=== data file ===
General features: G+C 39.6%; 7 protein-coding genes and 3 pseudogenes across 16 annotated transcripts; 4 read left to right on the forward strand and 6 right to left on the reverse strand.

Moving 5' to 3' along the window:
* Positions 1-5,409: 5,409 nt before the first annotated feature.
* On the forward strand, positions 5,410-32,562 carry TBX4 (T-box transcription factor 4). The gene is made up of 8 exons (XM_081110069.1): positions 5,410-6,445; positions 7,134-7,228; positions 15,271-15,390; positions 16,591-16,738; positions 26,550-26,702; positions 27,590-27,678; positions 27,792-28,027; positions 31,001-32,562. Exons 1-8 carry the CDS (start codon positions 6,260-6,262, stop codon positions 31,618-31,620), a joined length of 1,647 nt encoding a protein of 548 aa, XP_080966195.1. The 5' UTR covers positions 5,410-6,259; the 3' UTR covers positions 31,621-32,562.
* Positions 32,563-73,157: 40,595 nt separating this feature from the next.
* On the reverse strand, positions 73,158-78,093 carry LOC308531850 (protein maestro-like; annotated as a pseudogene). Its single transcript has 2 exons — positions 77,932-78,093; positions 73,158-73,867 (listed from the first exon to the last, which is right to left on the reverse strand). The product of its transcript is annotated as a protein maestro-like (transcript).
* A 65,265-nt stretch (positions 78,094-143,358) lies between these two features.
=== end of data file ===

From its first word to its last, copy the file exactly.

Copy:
General features: G+C 39.6%; 7 protein-coding genes and 3 pseudogenes across 16 annotated transcripts; 4 read left to right on the forward strand and 6 right to left on the reverse strand.

Moving 5' to 3' along the window:
* Positions 1-5,409: 5,409 nt before the first annotated feature.
* On the forward strand, positions 5,410-32,562 carry TBX4 (T-box transcription factor 4). The gene is made up of 8 exons (XM_081110069.1): positions 5,410-6,445; positions 7,134-7,228; positions 15,271-15,390; positions 16,591-16,738; positions 26,550-26,702; positions 27,590-27,678; positions 27,792-28,027; positions 31,001-32,562. Exons 1-8 carry the CDS (start codon positions 6,260-6,262, stop codon positions 31,618-31,620), a joined length of 1,647 nt encoding a protein of 548 aa, XP_080966195.1. The 5' UTR covers positions 5,410-6,259; the 3' UTR covers positions 31,621-32,562.
* Positions 32,563-73,157: 40,595 nt separating this feature from the next.
* On the reverse strand, positions 73,158-78,093 carry LOC308531850 (protein maestro-like; annotated as a pseudogene). Its single transcript has 2 exons — positions 77,932-78,093; positions 73,158-73,867 (listed from the first exon to the last, which is right to left on the reverse strand). The product of its transcript is annotated as a protein maestro-like (transcript).
* A 65,265-nt stretch (positions 78,094-143,358) lies between these two features.